Respecting your limitations

I lie. I lie all the time. I struggle with anxiety and it makes me lie. No, that isn’t right. I struggle with anxiety and because I don’t know how to be completely honest about it (with myself, or others), I lie to ‘protect’ my secret of how much my anxiety affects me. I tell people that I have a family emergency, or that my son is sick, or that a giant bolt of lightning just hit my house and it’s burning down….you get the idea.

Let’s start at the beginning. My name is Melissa Parent, and I am a Mom, a Partner, a Server, an Owner of a small business (Hammer Style Clothing) and a pretender of being honest about my condition, Anxiety.

I discuss openly on my personal blog, @hammer_style on Instagram, my anxiety, the symptoms, and the damage it causes. Yet, when it comes to day-to-day life, I hide it. I pretend that I’m ok, or that the reason I’m canceling plans (typically in evenings, I’ve learned that’s a difficult time for me to
commit to social engagements) isn’t related to anxiety. For a person who has appeared to proudly commit themselves to the #menatalhealthawareness movement, when it comes down to it, I’m still ashamed of having it.

Why else can’t I admit it in the moment?

I learned about the opportunity to write this article about mental health and being a business owner at the perfect time, as I’ve spent a lot of time recently re-evaluating how I run my business, and if it’s the right way to do it for me. But maybe it’s not just about being a business owner. Maybe it’s how I live life in general.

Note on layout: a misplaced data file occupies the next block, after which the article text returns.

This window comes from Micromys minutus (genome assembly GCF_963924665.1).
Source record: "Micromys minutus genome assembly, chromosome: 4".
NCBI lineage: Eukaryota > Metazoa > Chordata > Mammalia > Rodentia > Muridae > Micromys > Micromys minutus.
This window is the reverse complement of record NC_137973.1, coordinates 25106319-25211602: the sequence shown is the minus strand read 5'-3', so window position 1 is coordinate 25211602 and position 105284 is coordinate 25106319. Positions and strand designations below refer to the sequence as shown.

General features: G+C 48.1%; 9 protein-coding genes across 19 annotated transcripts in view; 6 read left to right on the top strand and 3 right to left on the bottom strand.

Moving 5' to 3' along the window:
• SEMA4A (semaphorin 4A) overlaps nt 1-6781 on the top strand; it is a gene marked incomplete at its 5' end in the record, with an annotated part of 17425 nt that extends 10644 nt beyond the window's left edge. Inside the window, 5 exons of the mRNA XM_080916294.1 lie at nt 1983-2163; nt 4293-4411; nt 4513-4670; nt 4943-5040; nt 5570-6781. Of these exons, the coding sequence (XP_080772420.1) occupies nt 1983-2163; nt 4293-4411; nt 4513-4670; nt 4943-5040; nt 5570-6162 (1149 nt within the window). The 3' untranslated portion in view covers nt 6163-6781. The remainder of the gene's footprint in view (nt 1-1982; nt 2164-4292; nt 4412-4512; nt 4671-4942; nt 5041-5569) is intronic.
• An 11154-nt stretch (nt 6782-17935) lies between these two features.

My t-shirt line donates 10% of all proceeds to C.A.M.H (The Centre for Addiction and Mental Health). C.A.M.H may have saved my Mother’s life. My mother has Seasonal Affected Disorder, (S.A.D.) and depression. She’s also struggled with suicidal intentions. Intentions that became so real, she desperately sought help, and C.A.M.H answered.

Photo provided by Melissa Parent of a t-shirt from Hammer Style Clothing

How do we live in a world that so many of us need to seek help for a ‘mental health’ condition (if we’re lucky enough to find help, and don’t choose to suffer in silence, instead)? Are that many of us really dealing with a ‘chemical imbalance’, or are we creating these ‘conditions’ to hide or camouflage the fact that somewhere along the line, we got it wrong. We decided to not live life honestly. We decided that we can do, and have it all.

Well, in all of my recent re-evaluating, I have discovered that I cannot do, and have it all. That doesn’t mean that I’m giving up. That doesn’t mean that I think I’ve discovered the answer. That doesn’t mean I’m healed. What it means is that I need to be more honest. We all need to be more honest. With ourselves, and with others. I have limitations. I have strengths. As we all do. Maybe I don’t have anxiety at all. Maybe I am feeling this way because I haven’t listened to my true self, my honest self. Maybe I do have anxiety. I can’t say one way or the other. All I can do is start being a lot more honest. I’ll start by saying next time that I’m canceling due to anxiety, and not because of a giant bolt of lightning. I’ll start by respecting my limitations, and not unilaterally deciding I can ‘overcome’ them. I’ll start by opening this dialogue.

I just canceled plans again with a friend. But you know what? I did so honestly. I told her my social anxiety tends to spike in the evenings and that we should get together soon – but in the afternoon.

Let’s all be more honest.